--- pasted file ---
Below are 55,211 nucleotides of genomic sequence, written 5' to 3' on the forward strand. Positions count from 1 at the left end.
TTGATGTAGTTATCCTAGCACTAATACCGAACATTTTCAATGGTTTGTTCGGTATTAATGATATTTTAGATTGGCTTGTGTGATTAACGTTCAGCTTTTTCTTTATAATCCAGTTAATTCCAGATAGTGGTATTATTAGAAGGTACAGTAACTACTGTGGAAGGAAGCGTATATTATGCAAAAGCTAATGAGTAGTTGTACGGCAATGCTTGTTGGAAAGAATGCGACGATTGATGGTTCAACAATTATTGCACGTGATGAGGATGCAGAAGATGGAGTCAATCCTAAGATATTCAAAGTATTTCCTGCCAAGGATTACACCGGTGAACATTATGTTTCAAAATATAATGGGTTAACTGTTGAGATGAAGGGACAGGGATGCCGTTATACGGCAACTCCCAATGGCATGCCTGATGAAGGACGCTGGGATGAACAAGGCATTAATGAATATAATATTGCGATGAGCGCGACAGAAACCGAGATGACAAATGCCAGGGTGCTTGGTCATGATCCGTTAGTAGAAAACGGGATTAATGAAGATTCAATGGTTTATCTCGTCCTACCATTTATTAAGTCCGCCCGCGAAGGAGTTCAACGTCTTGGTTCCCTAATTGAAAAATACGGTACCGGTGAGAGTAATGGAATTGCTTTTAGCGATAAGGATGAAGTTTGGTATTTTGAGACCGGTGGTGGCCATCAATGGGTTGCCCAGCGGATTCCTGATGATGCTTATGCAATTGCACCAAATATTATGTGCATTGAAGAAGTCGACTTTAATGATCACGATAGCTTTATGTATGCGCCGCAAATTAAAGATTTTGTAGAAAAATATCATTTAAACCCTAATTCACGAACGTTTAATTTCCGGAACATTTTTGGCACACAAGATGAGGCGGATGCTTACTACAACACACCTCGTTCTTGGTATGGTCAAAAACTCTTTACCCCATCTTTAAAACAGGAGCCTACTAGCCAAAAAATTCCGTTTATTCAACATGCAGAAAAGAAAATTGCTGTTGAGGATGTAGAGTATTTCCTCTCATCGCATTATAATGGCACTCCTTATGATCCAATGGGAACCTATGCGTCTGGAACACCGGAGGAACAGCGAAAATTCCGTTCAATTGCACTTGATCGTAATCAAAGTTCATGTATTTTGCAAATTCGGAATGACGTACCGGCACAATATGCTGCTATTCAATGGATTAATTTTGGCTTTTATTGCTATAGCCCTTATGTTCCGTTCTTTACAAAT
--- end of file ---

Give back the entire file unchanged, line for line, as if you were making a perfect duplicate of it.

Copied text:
Below are 55,211 nucleotides of genomic sequence, written 5' to 3' on the forward strand. Positions count from 1 at the left end.
TTGATGTAGTTATCCTAGCACTAATACCGAACATTTTCAATGGTTTGTTCGGTATTAATGATATTTTAGATTGGCTTGTGTGATTAACGTTCAGCTTTTTCTTTATAATCCAGTTAATTCCAGATAGTGGTATTATTAGAAGGTACAGTAACTACTGTGGAAGGAAGCGTATATTATGCAAAAGCTAATGAGTAGTTGTACGGCAATGCTTGTTGGAAAGAATGCGACGATTGATGGTTCAACAATTATTGCACGTGATGAGGATGCAGAAGATGGAGTCAATCCTAAGATATTCAAAGTATTTCCTGCCAAGGATTACACCGGTGAACATTATGTTTCAAAATATAATGGGTTAACTGTTGAGATGAAGGGACAGGGATGCCGTTATACGGCAACTCCCAATGGCATGCCTGATGAAGGACGCTGGGATGAACAAGGCATTAATGAATATAATATTGCGATGAGCGCGACAGAAACCGAGATGACAAATGCCAGGGTGCTTGGTCATGATCCGTTAGTAGAAAACGGGATTAATGAAGATTCAATGGTTTATCTCGTCCTACCATTTATTAAGTCCGCCCGCGAAGGAGTTCAACGTCTTGGTTCCCTAATTGAAAAATACGGTACCGGTGAGAGTAATGGAATTGCTTTTAGCGATAAGGATGAAGTTTGGTATTTTGAGACCGGTGGTGGCCATCAATGGGTTGCCCAGCGGATTCCTGATGATGCTTATGCAATTGCACCAAATATTATGTGCATTGAAGAAGTCGACTTTAATGATCACGATAGCTTTATGTATGCGCCGCAAATTAAAGATTTTGTAGAAAAATATCATTTAAACCCTAATTCACGAACGTTTAATTTCCGGAACATTTTTGGCACACAAGATGAGGCGGATGCTTACTACAACACACCTCGTTCTTGGTATGGTCAAAAACTCTTTACCCCATCTTTAAAACAGGAGCCTACTAGCCAAAAAATTCCGTTTATTCAACATGCAGAAAAGAAAATTGCTGTTGAGGATGTAGAGTATTTCCTCTCATCGCATTATAATGGCACTCCTTATGATCCAATGGGAACCTATGCGTCTGGAACACCGGAGGAACAGCGAAAATTCCGTTCAATTGCACTTGATCGTAATCAAAGTTCATGTATTTTGCAAATTCGGAATGACGTACCGGCACAATATGCTGCTATTCAATGGATTAATTTTGGCTTTTATTGCTATAGCCCTTATGTTCCGTTCTTTACAAAT